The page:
Trout fishing's a puzzle, isn't it? To me, it’s less about following the crowd and more about figuring things out on your own. Last week, I had a reality check while out Steelhead fishing—a different game than the high mountain trout fishing I’m more comfortable with.
I got caught up sticking with the “normal” steelhead routine, forgetting about problem-solving altogether. Armed with two 7 wt rods, one with a skagit line and the other with a sinking line- my trusty euro nymph rods would stay in the truck, for now.
So, there I was, roll casting, mending, swinging, skittering, hanging, suspending- trying it all—zero luck. I was dead-set on sticking with the routine, "This has to work eventually, right?" Nope, not a single bite.
But here's the kicker: it just never felt right. No matter how or where I cast my fly, it didn't feel like it was getting down to where the fish were. My gut was telling me to switch to tightline techniques, but I kept ignoring it. Instead, I just focused my problem solving on improving my spey casting or my line mending.
But here was the real problem: too much drag on my flies. Whether I used a floating or sinking line, the water kept pulling my line, limiting the depth of my flies, and speeding them up. That’s ok if the fish are located middle to high in the river. But until you catch a fish, you don’t really know where they’re holding. So my buddy I just kept moving and looking for fish when they were probably right there, just a bit deeper.
In the back of my mind I’m thinking that if the fish were actually there, but down deep, the solution lay in tightline techniques. Just have to keep the light line above the water to eliminate the drag- fly sinks, fish bites—simple. Works for trout, why not its buffed out cousin?
After two days of holding back, time was ticking away. I hadn't caught a single Steelhead, and we only had 45 minutes left to fish before hitting the road.
I sprinted back to the truck, grabbed my 3 wt nymph rig and rushed back to the river- same place as before.
The fly on the rod was just some weighted wet hackle thingy that I tied for my usual Tahoe trout streams. I kept it on- by now I had lost confidence in those local flies that were “supposed to work” here.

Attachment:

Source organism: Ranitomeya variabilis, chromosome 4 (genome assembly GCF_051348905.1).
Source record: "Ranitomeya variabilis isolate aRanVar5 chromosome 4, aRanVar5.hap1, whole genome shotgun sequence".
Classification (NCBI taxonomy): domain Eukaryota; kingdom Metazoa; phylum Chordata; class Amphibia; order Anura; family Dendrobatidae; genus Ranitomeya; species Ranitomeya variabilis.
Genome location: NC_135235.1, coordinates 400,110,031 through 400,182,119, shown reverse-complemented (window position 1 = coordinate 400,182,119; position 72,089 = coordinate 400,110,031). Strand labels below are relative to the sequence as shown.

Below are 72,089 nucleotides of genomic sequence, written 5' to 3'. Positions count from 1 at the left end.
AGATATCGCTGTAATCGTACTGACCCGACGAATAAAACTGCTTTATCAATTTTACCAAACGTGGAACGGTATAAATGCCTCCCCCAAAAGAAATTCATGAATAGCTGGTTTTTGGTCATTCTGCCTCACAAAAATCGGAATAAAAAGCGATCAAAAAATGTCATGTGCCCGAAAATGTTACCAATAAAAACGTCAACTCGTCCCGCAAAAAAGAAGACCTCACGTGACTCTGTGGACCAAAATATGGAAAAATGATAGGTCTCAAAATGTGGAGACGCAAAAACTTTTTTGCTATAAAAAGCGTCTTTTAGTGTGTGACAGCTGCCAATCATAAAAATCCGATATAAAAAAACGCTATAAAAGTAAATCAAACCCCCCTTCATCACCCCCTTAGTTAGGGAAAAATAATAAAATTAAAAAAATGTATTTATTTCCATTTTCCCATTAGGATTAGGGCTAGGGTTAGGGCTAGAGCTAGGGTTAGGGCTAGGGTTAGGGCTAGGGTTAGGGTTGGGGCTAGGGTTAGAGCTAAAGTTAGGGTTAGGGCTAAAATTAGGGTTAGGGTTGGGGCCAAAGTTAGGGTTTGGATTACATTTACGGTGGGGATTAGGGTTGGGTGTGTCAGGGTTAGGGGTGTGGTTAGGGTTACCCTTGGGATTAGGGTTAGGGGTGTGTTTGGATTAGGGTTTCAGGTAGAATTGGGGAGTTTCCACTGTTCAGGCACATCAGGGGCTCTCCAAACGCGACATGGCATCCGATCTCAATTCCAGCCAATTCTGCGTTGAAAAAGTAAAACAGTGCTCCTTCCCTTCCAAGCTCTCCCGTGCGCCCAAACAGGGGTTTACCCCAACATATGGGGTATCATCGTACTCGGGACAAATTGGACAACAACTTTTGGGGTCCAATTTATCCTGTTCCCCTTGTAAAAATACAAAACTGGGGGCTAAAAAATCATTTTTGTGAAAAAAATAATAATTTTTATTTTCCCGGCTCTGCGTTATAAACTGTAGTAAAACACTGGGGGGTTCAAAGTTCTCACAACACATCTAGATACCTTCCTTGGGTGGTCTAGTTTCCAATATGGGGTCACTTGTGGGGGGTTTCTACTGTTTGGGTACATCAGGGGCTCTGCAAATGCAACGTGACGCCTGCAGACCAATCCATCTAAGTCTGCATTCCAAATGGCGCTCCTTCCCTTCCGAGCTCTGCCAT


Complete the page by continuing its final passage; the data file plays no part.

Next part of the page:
With my undersized but trusty nymph rig I would be able to target parts of the river that I couldn’t with traditional lines. In this case, it was the soft water toward the far bank, past the fast chute running through the center of the river- about 40 feet. In trout terms, it looked “fishy as heck,” but I wasn’t able to fish it with the traditional rigs I was using before.
After a few casts to gauge the trajectory and adjust my weight I was now getting my fly where I wanted. With a lightweight nymph rod I was able to extend my arm up high for extended reach to elevate the light ESN line off the fast water below.
Without drag on the line, the fly was now able to sink quickly into the sweet spot of this slow pocket. It stuck and hung there as if I were dabbing it from the bank on the other side of the river. To me, getting your fly to stick where you want it is the best feeling- much better than seeing your flies and line zip dip down the current.
And just like that, a beautiful chrome steelhead was down deep waiting to take my fly, and so the brawl began. See video of this catch attached.
Now, hear me out—I'm not saying traditional Steelhead anglers have been doing it wrong for 100 something years. But for that fish, in that river, in those conditions, going against the norm worked for me.
Fishing's all about exploring and finding your way, right? Problem-solving in a tough river situation—that's what makes that catch even more special.
Sure, listen to local advice when you're in new spots. But trust that gut feeling too. Your experience and problem-solving skills have landed you fish in all sorts of river situations. It’s instinct, don’t ignore it- it's got some serious wisdom."
Go find fish, your own way.
By Jeff Sasaki, Mavrk Fly Fishing